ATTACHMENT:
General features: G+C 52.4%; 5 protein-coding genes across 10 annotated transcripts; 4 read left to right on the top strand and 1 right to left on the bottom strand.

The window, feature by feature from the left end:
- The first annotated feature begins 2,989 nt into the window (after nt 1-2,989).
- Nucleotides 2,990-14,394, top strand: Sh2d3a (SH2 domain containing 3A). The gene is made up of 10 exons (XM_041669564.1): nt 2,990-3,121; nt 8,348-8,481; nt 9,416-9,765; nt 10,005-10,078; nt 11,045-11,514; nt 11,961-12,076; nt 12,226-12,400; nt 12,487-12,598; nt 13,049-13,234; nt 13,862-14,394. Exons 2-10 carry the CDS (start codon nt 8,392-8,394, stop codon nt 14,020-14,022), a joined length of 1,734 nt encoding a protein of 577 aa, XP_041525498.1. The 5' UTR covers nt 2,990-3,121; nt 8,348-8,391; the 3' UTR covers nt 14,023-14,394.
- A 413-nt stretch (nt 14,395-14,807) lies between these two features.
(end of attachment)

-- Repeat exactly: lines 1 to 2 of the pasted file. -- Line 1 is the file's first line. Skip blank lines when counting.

General features: G+C 52.4%; 5 protein-coding genes across 10 annotated transcripts; 4 read left to right on the top strand and 1 right to left on the bottom strand.

The window, feature by feature from the left end: